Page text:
Lucifer s1 ep 3

First things first. We have to deal with the hornèd, cloven-footed elephant in the room, and it’s that this cradle Catholic has a qualm or two about saying anything approving with reference to a show which (a) is named Lucifer and (b) features Lucifer as a appealing and good-looking bad boy. So every time I text CJ to say something like “I really like Lucifer”, or “Thursday night is Lucifer night”, or “YOU TOTALLY NEED TO GET LUCIFER INTO YOUR LIFE!!!!!111!”, there’s a hard-wired part of me seeking absolution. And so – even though if there is a God, He knows, by definition, that it’s an American network procedural I’m talking about – I want to make it clear to Him that this is all about Lucifer-the-show, not Lucifer-the-Prince-of-Darkness.

Anyway. How does Lucifer stack up so far? Pretty… well, I guess? The ludicrous premise is that Lucifer Morningstar (a camply charming Tom Ellis) has got bored of the underworld – although there have been a few allusions to some sort of political dispute in Hell, in which I am not very interested – and has instead, as one does, pitched up in Los Angeles, where he owns a nightclub. In the first episode a pop star of Lucifer’s acquaintance is murdered. The investigation is helmed by the razor-sharp-cheekboned Detective Chloe Decker (Lauren German, late of H50), single mom and ex-actor, and Lucifer – obviously – muscles into the investigation, helping to to solve the crime because he thinks that people who have done bad things should be punished for them, while he and Chloe bicker. This pattern is followed in episodes 2 (film star’s son killed) and 3 (American footballer’s hookup killed).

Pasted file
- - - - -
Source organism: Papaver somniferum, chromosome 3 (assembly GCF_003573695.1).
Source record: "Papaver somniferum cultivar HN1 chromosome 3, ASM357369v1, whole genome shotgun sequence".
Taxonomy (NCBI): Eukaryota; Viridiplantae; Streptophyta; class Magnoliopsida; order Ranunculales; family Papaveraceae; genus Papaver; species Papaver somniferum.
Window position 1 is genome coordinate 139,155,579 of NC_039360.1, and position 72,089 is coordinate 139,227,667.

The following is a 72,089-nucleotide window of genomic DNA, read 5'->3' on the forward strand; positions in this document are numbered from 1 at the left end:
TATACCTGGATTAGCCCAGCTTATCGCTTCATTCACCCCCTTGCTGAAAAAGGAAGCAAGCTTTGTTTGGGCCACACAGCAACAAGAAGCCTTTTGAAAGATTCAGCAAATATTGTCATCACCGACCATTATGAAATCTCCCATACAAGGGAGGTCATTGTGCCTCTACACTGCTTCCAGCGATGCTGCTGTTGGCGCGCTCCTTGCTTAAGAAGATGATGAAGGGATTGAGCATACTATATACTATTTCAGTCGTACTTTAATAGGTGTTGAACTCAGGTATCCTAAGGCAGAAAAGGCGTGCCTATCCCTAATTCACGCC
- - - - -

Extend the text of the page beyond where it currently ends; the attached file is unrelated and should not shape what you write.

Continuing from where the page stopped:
I suppose you could argue that this third episode showed some signs of Luciferian personal development, because he feels responsible for the footballer being arrested, but that apart the plotting is from the procedural playbook: with the tried-and-tested combination of smart, snarky female cop and wisecracking male freelancer with Special Powers, it’s nothing we haven’t seen before. It’s Castle without the writer, or The Mentalist with the devil; The Satanist, if you will. It isn’t even as if Lucifer is hiding his true identity: there’s the name, the black car, the dark clothing, and his free admission that he can persuade people to reveal their darkest desires because he’s, well, Lucifer, safe in the knowledge that no-one will believe him anyway.

It’s all pretty good fun, with the very evident potential to become better, and there isn’t really much more that I want from a procedural. (I also approve of Linda, the nerdy-hot psychiatrist who is Lucifer’s confidant and occasional sexytimes partner.) As well as a readymade ship – and, yes, I am shipping them – the Lucifer/Chloe dynamic benefits from her inscrutability: Lucifer’s powers don’t work on her, and he wants to know why. And there’s the occasional hint of out-and-out nastiness rounding things off: every now and again Lucifer manifests himself as a demon rather than an English-accented smoothie, which of course terrorises those who see it. The end of the second episode, where Chloe visits the baddie from the first episode, now hospitalised because he’s maintaining that the man who caught him is the Devil, was proper shivers-down-the-spine stuff: he’s in a state of terror, but is assumed to be delusional. Oh no he isn’t.

So. No weekly reviews, because it’s total nonsense, but yes: I’m into Lucifer. The show. THE SHOW.